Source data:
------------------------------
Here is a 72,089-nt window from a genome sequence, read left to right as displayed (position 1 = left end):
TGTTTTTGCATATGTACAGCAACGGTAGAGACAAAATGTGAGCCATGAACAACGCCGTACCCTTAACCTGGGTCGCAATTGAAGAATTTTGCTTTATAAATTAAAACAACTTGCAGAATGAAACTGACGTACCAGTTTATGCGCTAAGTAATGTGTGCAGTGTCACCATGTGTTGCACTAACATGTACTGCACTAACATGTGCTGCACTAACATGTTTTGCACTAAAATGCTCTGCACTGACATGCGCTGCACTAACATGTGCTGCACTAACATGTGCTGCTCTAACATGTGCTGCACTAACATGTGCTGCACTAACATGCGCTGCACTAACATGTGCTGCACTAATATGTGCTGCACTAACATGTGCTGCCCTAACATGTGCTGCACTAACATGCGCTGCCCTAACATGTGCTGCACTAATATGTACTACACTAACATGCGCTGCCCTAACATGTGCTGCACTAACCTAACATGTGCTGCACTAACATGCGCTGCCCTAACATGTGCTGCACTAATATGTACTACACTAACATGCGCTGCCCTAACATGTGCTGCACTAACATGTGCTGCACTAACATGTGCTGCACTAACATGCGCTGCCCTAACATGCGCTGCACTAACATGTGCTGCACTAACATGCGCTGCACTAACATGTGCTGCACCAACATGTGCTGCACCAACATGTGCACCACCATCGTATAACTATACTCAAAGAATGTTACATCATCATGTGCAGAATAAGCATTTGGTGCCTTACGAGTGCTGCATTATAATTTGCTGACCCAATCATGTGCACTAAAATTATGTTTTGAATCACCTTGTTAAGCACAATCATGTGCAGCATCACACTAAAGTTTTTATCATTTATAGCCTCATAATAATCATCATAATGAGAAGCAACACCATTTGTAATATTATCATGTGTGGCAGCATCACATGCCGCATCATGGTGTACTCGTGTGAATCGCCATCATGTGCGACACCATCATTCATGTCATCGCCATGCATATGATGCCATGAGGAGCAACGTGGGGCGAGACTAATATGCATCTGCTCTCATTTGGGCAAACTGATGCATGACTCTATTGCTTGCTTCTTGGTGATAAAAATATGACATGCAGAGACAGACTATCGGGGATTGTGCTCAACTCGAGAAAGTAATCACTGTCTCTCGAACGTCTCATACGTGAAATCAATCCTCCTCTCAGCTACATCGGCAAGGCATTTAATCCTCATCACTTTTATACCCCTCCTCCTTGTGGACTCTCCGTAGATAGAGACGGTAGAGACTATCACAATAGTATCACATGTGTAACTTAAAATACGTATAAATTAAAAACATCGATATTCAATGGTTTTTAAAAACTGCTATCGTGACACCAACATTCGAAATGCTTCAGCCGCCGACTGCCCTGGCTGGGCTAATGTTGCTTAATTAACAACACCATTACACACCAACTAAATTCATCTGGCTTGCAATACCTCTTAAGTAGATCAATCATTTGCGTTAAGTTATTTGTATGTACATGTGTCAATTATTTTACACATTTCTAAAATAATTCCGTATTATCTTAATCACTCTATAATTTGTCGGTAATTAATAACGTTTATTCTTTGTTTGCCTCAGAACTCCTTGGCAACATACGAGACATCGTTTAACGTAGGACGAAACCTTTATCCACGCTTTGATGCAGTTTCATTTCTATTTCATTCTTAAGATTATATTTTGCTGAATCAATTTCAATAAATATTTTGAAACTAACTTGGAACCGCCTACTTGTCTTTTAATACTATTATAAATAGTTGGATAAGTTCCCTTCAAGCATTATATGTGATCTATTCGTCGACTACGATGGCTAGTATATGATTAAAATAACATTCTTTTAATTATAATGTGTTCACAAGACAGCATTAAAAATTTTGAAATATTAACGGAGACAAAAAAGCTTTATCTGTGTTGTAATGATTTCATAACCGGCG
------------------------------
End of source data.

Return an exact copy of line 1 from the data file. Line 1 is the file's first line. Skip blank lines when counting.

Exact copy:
Here is a 72,089-nt window from a genome sequence, read left to right as displayed (position 1 = left end):